VALLEY SPRINGS, Calif. (AP) — A 12-year-old boy accused of fatally stabbing his 8-year-old sister in their Central California home appeared Wednesday at closed juvenile court proceedings to hear the charges against him.
After the hearing, the boy's attorney, Mark Reichel, said the family of the two children wants to be left alone.
"As they travel down this incredibly difficult path, they are obviously extremely concerned about their son, who they also dearly love," he said.
The boy was charged with second-degree murder and a special allegation for use of a dangerous weapon for the death of Leila Fowler. No plea was entered.
Reichel and his law partner Steve Plesser said after the hearing that they had not yet seen the state's evidence implicating the boy in the killing that terrified Calaveras County.
The attorneys declined to speak about the details of the case during brief statements after the hearing.
Ken Rosenfeld, a Sacramento legal analyst and attorney, said that under California criminal statutes, if the boy is convicted he cannot be held past his 25th birthday.
Most young people convicted of similar crimes are paroled by age 19 or 20, said Rosenfeld, who is not associated with the case.
"The juvenile court system is designed for rehabilitation," Rosenfeld said. "If his sentence follows precedent and he does well in the system and doesn't get himself in trouble, he'll be out when he's 19 or 20."
The boy was arrested Saturday after a two-week manhunt for a mystery intruder the boy had said he saw in the home before he found his sister bleeding.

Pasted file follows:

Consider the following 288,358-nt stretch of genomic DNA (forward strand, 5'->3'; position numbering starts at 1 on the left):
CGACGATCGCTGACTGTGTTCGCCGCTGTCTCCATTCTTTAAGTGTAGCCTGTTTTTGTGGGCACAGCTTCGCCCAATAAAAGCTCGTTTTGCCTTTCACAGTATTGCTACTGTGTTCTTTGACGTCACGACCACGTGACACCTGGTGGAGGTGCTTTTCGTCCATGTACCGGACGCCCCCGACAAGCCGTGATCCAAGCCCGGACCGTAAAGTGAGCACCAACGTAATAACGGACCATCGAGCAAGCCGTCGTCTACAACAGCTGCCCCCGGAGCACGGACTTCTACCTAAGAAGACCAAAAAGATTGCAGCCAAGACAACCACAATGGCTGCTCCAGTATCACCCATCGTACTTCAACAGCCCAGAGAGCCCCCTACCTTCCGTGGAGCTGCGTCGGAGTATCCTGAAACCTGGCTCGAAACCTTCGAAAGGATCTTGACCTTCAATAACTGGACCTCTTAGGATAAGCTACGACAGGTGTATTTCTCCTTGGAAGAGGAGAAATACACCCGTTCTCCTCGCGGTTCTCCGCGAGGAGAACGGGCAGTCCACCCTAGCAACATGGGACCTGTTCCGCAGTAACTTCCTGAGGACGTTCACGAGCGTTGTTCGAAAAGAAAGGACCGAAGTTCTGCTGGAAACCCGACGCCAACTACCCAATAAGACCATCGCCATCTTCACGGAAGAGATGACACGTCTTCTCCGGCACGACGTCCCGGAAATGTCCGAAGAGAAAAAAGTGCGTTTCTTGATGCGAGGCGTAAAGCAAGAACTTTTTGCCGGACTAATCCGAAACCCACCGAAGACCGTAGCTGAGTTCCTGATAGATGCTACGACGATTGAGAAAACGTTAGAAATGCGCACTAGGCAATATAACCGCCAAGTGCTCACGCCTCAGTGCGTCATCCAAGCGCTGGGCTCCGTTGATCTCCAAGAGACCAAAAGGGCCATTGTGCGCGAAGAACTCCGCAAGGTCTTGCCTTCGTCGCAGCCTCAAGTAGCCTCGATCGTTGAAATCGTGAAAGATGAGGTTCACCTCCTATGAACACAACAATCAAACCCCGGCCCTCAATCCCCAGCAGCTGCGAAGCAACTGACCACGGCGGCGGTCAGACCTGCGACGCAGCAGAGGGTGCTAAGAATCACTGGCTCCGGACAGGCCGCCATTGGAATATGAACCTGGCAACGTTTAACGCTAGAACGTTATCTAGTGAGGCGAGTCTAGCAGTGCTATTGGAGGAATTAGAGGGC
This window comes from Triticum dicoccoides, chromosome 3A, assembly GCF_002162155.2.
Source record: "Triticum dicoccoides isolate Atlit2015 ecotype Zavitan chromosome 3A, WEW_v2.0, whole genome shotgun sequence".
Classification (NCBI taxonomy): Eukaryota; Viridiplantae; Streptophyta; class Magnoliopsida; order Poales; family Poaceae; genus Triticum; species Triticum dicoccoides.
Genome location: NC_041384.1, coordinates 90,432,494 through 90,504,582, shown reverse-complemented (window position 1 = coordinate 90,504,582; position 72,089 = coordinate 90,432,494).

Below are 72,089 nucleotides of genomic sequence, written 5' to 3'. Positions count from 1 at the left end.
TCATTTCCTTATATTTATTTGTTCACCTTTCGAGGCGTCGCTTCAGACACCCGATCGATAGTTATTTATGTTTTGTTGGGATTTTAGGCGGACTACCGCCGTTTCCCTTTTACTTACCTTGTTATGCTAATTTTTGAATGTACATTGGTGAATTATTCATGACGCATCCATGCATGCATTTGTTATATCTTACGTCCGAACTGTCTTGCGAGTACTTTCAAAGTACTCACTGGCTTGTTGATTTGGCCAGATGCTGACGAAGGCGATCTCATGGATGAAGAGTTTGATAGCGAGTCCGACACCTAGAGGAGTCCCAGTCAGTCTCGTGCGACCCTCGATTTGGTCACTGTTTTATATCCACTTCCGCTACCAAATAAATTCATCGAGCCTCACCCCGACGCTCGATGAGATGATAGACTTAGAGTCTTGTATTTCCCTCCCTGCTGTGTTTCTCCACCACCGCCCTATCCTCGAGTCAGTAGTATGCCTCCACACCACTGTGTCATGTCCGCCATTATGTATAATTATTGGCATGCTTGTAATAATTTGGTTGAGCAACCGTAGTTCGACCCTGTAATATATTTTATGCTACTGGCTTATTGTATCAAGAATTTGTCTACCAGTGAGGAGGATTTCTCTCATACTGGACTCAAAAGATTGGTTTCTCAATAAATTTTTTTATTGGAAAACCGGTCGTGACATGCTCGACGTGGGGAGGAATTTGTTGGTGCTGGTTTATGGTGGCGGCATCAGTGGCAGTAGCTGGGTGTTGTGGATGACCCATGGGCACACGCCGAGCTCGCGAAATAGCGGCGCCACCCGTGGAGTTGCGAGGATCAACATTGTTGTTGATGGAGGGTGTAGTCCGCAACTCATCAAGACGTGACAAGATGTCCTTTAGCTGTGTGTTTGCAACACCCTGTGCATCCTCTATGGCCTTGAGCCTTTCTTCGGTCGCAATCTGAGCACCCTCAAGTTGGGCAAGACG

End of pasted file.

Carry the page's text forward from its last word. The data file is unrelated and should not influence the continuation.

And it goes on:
On Tuesday, Reichel told The Associated Press the youngster might have lied about seeing a long-haired man fleeing the scene, but that doesn't make the boy the killer.
He said his client might have made up a "macho" story about scaring away the intruder because he was scared.
The AP is withholding the boy's name because he is a juvenile, and Wednesday's hearing in juvenile court was not open to the public,
Meanwhile, a recording of a 911 call indicates a woman who identified herself as the mother of Leila Fowler believed the girl was fine when she called authorities from another location.
In the recording released Tuesday, a woman can be heard calling 911 after getting a call about a mystery intruder from the girl's 12-year-old brother.
The caller said the children, including Leila Fowler, were OK.
"My children are at home alone and a man just ran out of our house. My older son was in the bathroom and my daughter started screaming. He came out and a man was in the house," the panicked caller says in the call made April 27. "They said they're OK."
She added, "My daughter is freaking out right now."
In fact, Leila Fowler was dying of stab wounds.
For two weeks, Calaveras County sheriff's investigators searched door to door for witnesses and evidence.
The children's father, Barney Fowler, was at a Little League game, and the siblings were home alone. The boy called his father and his fiancee to report that Leila had been attacked, and the fiancee called 911 and referred to the children as her own. The couple then sped home.
Frightened residents locked their doors and loaded weapons, fearing that a random attack had taken place in their midst.
"How does a 12-year-old commit the perfect crime?" said Reichel, whose firm was part of a team that two years ago successfully defended members of the Hmong community, including former Gen. Vang Pao, against charges they plotted to overthrow the government of Laos.
Reichel declined to comment on the emotional state of the boy or his family.
"They're going through a very difficult time," he said.
Barney Fowler spoke briefly with AP on Monday and said, "Until they have the proper evidence to show it's my son, we're standing behind him. If they have the evidence, well that's another story. We're an honest family."
His 19-year-old son, Justin Fowler, described the family as "being in a fog."
AP writer Tracie Cone reported from Sacramento.